Keep a clone of this repository on some reputable online service (ie sr.ht, or gitlab).

Do not keep confidential files (unless encrypted) online, tho.

Additionaly, start learning Emacs :stuck_out_tongue:

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Seems a bit advanced for a new user, no?

Get a big second hard drive. Clone your usual drive. Use some of the extra space to make a partition to save yet another copy of just your home directory. Now you have a system that should not be able to fail. With some space still in hand you can install different versions of linux and try out as many as possible. Physically remove the first hard drive if you are unsure about the install process. Each new install will expose you to different apps and their advantages, different setups commands and methods. take a look at the linux tree for suggestions:https://distrowatch.com/images/other/distro-family-tree.png Playing around is the only way to learn.

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What exactly? Git, or Emacs? :slight_smile:

The basic concepts of both are relatively straightforward and I’ve seen novices picking them up in no time. Just take baby steps.

I’m not suggesting OP learns Elisp, cherry pick commits, or learn one of merging flows, just very basics (git clone, commit, push) .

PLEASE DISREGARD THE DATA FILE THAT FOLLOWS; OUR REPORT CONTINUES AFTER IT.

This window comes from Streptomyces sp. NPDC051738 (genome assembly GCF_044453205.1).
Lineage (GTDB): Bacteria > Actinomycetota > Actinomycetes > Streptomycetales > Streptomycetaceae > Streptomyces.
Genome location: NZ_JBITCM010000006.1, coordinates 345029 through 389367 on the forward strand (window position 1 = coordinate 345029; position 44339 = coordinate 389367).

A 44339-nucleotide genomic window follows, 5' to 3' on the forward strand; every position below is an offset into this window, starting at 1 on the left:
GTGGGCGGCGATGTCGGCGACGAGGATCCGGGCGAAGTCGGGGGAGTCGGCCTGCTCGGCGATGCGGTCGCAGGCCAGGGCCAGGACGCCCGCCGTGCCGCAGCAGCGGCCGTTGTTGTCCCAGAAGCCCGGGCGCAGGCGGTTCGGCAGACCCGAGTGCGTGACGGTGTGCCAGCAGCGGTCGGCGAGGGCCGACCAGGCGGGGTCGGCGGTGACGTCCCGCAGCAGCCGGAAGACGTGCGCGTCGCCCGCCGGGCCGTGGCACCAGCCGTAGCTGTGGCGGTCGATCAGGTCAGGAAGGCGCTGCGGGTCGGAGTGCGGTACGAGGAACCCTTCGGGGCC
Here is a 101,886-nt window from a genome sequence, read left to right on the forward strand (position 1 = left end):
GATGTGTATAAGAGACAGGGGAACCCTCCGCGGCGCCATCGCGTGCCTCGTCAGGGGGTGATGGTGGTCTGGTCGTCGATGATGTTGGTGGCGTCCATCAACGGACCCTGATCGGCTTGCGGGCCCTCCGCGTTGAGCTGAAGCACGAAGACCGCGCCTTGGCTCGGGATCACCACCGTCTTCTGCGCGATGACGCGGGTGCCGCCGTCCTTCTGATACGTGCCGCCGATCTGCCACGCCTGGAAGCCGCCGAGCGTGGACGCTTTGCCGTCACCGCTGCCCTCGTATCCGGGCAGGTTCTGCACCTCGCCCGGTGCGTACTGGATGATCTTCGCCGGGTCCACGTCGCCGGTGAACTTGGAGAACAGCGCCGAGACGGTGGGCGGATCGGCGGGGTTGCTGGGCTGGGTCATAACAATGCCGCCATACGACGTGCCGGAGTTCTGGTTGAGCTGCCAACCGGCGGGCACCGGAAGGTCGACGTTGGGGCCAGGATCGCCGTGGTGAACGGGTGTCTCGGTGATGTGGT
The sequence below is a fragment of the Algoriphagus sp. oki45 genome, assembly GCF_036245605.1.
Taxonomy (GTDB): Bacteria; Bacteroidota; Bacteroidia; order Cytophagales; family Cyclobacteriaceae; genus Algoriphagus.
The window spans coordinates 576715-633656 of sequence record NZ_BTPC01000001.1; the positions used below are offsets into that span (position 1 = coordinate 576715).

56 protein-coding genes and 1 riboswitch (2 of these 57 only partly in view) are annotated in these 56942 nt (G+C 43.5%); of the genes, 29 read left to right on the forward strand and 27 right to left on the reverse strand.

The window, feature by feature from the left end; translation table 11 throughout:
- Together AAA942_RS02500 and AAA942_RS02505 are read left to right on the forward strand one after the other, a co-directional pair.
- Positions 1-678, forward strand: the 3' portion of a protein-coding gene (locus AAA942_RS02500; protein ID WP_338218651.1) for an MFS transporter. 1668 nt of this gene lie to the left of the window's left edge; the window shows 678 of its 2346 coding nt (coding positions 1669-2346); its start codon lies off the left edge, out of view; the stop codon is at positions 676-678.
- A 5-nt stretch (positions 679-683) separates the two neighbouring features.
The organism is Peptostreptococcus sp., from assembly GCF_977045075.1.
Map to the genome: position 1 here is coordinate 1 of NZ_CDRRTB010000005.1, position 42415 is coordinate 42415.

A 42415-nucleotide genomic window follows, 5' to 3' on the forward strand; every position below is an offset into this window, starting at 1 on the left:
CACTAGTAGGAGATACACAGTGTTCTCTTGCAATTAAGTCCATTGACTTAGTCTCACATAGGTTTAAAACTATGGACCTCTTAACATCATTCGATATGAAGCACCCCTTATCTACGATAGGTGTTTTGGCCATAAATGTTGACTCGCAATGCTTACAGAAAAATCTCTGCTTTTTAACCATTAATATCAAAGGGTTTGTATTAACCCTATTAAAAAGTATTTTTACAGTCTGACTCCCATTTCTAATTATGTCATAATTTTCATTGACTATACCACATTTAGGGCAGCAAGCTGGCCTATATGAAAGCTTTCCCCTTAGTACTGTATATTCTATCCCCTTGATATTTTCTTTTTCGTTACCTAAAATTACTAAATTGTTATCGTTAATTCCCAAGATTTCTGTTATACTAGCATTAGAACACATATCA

PureOS is really friendly to newcomers. My partner is not a computer-head one bit and she is able to get along just fine. I would rate the following up as must haves:

  • LibreOffice
  • Rhythmbox
  • Evolution or Geary
  • Firefox

Optionals that I just love include the following:

After that, I think a lot will come down to what you need your computer for. For general home use, most of that will get you going just fine.

Finally, welcome to Linux. There is a lot of documentation out there and much of it varies in level of sophistication and may or may not apply to you. One of the things I learned in my journey (Slackware 8.1 represent!) is to backup precious files before embarking on trying to fix or add something to my system. As a neophyte, I would sometimes not be able to recognize whether or not the solution I found online was right for me. And I would end up painting myself into a corner. Damage control via backups is just a decent way of addressing that risk.

And please, feel free to ask more questions as you continue on. We are here to help you.


One of the common mistake made by new user coming from other OS, is to expect finding the applications they are used to
Sometimes they are lucky and a linux version exists, else sometimes wine can run perfectly the missing windows app, else you will have to find a equivalent/remplacement application
Feel free to search and ask on forums if you don’t find what you need

An other thought about the differences is that GNU/Linux is more about configuring your computer to how you want it to run, from small user configurations to crazy kernel modifications